I am an applied ecologist who is interested in assisted evolution, translocations, community ecology and their applications for conservation biology. Specifically I am interested in developing techniques for manipulating phenotypic traits to maximise phenotypic plasticity to adapt and cope with rapidly changing environments. I specialise in using various behavioural and physiological techniques for conservation applications both in-situ and ex-situ. My work has been across a variety of taxa including mammals, amphibians, birds and invertebrates.
My current work is examining phenotypic plasticity in response to environmental cues and examining the use of camera traps for wildlife management in fragmented and degraded landscapes in Australia and south east Asia.
I completed a PhD on the phenotypic effects of captivity at the University of Wollongong in early 2017, advised by Dr. Phillip Byrne and Assoc. Prof. James Wallman. My PhD investigated ways to reduce the adaptations to captivity and in turn how this may help improve CBPs and reintroduction success.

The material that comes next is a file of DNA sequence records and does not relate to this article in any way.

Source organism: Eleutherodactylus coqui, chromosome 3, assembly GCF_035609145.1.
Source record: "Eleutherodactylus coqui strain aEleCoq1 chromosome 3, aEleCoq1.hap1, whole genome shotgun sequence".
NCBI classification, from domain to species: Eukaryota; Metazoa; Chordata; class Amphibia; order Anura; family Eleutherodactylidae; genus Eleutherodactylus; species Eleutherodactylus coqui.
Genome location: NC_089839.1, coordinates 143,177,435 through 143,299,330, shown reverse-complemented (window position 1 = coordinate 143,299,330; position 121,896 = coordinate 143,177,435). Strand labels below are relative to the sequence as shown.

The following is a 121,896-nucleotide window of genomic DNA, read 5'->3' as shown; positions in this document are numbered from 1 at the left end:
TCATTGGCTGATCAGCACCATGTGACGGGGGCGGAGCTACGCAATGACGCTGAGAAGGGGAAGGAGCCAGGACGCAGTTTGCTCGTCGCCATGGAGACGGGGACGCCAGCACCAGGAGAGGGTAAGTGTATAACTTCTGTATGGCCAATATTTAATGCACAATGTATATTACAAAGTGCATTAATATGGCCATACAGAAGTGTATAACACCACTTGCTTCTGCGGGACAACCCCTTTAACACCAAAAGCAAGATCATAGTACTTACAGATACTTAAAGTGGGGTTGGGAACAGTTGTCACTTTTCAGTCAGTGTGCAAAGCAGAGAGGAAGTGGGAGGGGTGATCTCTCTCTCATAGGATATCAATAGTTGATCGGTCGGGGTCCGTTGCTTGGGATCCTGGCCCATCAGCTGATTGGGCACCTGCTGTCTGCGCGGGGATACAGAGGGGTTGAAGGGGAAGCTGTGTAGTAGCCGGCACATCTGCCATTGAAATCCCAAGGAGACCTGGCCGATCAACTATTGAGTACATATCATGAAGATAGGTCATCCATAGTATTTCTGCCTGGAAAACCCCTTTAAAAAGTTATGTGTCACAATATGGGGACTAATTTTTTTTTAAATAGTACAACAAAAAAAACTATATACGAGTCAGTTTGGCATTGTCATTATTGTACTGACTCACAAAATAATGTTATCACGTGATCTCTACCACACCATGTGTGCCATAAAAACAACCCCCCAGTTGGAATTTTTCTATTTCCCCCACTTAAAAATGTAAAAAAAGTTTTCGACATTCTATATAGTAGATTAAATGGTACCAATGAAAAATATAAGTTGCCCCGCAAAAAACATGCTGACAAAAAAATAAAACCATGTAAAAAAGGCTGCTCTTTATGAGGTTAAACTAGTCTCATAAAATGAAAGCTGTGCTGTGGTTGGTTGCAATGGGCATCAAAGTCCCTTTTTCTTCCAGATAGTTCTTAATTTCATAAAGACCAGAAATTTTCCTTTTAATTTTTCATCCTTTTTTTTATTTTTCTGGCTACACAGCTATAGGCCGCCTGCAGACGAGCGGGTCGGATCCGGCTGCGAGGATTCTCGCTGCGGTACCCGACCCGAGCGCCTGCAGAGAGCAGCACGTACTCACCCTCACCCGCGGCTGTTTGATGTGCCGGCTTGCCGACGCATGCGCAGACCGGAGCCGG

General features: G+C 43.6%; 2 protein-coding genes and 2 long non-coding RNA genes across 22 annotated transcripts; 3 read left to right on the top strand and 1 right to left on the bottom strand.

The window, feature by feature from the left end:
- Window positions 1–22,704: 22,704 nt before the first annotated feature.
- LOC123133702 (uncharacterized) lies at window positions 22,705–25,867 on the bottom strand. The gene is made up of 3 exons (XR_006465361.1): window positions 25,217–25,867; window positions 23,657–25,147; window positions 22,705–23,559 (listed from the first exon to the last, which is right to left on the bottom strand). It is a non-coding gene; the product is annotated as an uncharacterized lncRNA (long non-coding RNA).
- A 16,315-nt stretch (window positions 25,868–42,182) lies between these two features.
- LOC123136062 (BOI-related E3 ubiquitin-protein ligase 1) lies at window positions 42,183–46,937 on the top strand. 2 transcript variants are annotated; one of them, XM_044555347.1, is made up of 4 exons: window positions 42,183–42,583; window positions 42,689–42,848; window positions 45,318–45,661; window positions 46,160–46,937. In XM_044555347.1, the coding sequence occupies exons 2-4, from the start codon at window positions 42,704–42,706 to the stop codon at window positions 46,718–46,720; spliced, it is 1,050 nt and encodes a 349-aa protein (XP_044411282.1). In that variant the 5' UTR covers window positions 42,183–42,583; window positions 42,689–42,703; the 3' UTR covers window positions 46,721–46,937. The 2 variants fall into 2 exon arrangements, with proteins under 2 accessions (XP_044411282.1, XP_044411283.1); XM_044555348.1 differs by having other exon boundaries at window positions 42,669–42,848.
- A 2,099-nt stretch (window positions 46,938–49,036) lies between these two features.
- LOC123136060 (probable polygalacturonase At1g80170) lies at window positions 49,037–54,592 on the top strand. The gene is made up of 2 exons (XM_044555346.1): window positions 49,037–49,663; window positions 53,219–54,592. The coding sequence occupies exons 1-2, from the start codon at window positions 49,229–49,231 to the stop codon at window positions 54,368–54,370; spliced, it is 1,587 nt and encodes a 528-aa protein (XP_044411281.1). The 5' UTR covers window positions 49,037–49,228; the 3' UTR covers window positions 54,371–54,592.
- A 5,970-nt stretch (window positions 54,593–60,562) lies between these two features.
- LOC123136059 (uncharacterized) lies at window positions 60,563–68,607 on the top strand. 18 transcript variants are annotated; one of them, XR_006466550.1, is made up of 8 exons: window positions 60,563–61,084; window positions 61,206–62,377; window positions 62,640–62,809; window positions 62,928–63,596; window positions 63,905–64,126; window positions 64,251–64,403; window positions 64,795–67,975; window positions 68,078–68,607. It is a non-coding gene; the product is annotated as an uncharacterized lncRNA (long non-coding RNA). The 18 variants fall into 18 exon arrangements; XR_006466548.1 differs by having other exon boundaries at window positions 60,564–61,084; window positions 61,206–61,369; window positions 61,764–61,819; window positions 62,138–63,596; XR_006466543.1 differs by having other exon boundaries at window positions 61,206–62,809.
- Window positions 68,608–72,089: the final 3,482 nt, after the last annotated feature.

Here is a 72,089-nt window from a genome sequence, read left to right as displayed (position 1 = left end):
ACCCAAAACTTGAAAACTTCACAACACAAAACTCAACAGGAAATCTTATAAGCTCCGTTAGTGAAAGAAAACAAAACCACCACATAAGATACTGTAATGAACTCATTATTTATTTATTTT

I gained my Bachelor of Science in Zoology and Environmental Conservation Ecology from Monash University and my Masters of Environmental Biology from the University of Wollongong.
I’ve had a keen interest in zoology ever since I could remember, wanting to know as much as possible about every animal in the world, that includes as many terrible animal jokes as possible! I’ve worked as a field guide and ranger in Southern Africa, on conservation and research projects in Africa, south east Asia and Australia and as a zookeeper. My passions are in using behavioural and physiological techniques for conservation applications, science education and of course all things zoology.
Alongside my research interests, I enjoy travelling, trekking, bird watching, hiking, football, snorkeling, photography and seeing as many animals in their natural habitat as possible.